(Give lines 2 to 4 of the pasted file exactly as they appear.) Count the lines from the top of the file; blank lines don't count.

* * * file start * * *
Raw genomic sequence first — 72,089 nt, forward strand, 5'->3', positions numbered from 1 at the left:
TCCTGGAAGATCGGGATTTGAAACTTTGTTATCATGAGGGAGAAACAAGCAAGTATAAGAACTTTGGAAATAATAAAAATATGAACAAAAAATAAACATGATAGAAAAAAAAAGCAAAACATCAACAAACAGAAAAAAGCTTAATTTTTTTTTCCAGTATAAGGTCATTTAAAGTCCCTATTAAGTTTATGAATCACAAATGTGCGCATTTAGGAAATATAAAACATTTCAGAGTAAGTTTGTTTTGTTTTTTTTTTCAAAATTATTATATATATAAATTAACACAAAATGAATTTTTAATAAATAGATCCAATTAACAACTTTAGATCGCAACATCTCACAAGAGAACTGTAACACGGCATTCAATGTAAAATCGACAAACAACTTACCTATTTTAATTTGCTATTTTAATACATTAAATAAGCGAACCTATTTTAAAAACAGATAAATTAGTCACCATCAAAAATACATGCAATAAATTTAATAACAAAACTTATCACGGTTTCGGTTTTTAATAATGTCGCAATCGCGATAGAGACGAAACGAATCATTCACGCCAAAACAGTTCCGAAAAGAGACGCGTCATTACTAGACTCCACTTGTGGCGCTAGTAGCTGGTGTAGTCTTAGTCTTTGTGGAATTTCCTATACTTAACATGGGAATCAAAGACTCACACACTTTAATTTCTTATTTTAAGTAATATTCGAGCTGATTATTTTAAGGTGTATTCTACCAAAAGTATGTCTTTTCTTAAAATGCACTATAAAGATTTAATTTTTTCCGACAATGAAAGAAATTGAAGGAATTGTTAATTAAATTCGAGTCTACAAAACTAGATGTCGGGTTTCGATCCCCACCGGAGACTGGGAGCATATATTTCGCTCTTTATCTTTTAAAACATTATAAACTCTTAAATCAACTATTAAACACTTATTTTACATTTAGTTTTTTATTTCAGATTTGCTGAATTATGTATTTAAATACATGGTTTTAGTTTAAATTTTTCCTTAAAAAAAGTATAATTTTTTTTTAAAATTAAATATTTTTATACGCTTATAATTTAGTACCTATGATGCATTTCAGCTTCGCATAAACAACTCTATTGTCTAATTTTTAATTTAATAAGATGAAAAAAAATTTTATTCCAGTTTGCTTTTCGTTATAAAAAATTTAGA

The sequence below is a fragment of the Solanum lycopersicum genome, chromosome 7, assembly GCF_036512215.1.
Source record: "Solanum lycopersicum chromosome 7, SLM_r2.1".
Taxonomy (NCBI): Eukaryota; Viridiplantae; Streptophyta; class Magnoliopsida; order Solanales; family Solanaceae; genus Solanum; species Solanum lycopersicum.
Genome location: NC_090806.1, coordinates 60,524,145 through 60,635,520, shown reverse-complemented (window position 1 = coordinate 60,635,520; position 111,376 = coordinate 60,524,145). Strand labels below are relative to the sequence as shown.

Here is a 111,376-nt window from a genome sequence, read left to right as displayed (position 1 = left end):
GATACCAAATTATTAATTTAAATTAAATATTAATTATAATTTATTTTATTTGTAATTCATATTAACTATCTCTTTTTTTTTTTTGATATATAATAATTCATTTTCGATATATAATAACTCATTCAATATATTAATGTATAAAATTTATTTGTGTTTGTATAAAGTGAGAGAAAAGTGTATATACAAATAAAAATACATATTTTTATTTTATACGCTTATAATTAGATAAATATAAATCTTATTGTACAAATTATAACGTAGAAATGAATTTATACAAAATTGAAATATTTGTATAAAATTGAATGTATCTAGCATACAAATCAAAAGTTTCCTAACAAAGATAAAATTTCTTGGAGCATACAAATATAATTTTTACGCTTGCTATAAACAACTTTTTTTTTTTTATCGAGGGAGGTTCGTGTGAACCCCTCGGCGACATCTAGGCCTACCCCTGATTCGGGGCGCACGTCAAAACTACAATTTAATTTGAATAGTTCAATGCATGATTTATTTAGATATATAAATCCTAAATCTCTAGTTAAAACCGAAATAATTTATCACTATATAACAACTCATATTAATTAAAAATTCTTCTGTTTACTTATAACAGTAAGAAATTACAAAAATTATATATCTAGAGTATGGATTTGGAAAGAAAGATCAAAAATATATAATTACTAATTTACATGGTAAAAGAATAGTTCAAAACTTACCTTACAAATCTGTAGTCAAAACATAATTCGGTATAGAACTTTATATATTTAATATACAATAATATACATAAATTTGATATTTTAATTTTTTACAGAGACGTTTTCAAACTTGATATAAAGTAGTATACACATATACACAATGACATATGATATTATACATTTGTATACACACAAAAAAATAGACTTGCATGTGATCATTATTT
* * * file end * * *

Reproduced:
TCCTGGAAGATCGGGATTTGAAACTTTGTTATCATGAGGGAGAAACAAGCAAGTATAAGAACTTTGGAAATAATAAAAATATGAACAAAAAATAAACATGATAGAAAAAAAAAGCAAAACATCAACAAACAGAAAAAAGCTTAATTTTTTTTTCCAGTATAAGGTCATTTAAAGTCCCTATTAAGTTTATGAATCACAAATGTGCGCATTTAGGAAATATAAAACATTTCAGAGTAAGTTTGTTTTGTTTTTTTTTTCAAAATTATTATATATATAAATTAACACAAAATGAATTTTTAATAAATAGATCCAATTAACAACTTTAGATCGCAACATCTCACAAGAGAACTGTAACACGGCATTCAATGTAAAATCGACAAACAACTTACCTATTTTAATTTGCTATTTTAATACATTAAATAAGCGAACCTATTTTAAAAACAGATAAATTAGTCACCATCAAAAATACATGCAATAAATTTAATAACAAAACTTATCACGGTTTCGGTTTTTAATAATGTCGCAATCGCGATAGAGACGAAACGAATCATTCACGCCAAAACAGTTCCGAAAAGAGACGCGTCATTACTAGACTCCACTTGTGGCGCTAGTAGCTGGTGTAGTCTTAGTCTTTGTGGAATTTCCTATACTTAACATGGGAATCAAAGACTCACACACTTTAATTTCTTATTTTAAGTAATATTCGAGCTGATTATTTTAAGGTGTATTCTACCAAAAGTATGTCTTTTCTTAAAATGCACTATAAAGATTTAATTTTTTCCGACAATGAAAGAAATTGAAGGAATTGTTAATTAAATTCGAGTCTACAAAACTAGATGTCGGGTTTCGATCCCCACCGGAGACTGGGAGCATATATTTCGCTCTTTATCTTTTAAAACATTATAAACTCTTAAATCAACTATTAAACACTTATTTTACATTTAGTTTTTTATTTCAGATTTGCTGAATTATGTATTTAAATACATGGTTTTAGTTTAAATTTTTCCTTAAAAAAAGTATAATTTTTTTTTAAAATTAAATATTTTTATACGCTTATAATTTAGTACCTATGATGCATTTCAGCTTCGCATAAACAACTCTATTGTCTAATTTTTAATTTAATAAGATGAAAAAAAATTTTATTCCAGTTTGCTTTTCGTTATAAAAAATTTAGA

The sequence below is a fragment of the Solanum lycopersicum genome, chromosome 7, assembly GCF_036512215.1.
Source record: "Solanum lycopersicum chromosome 7, SLM_r2.1".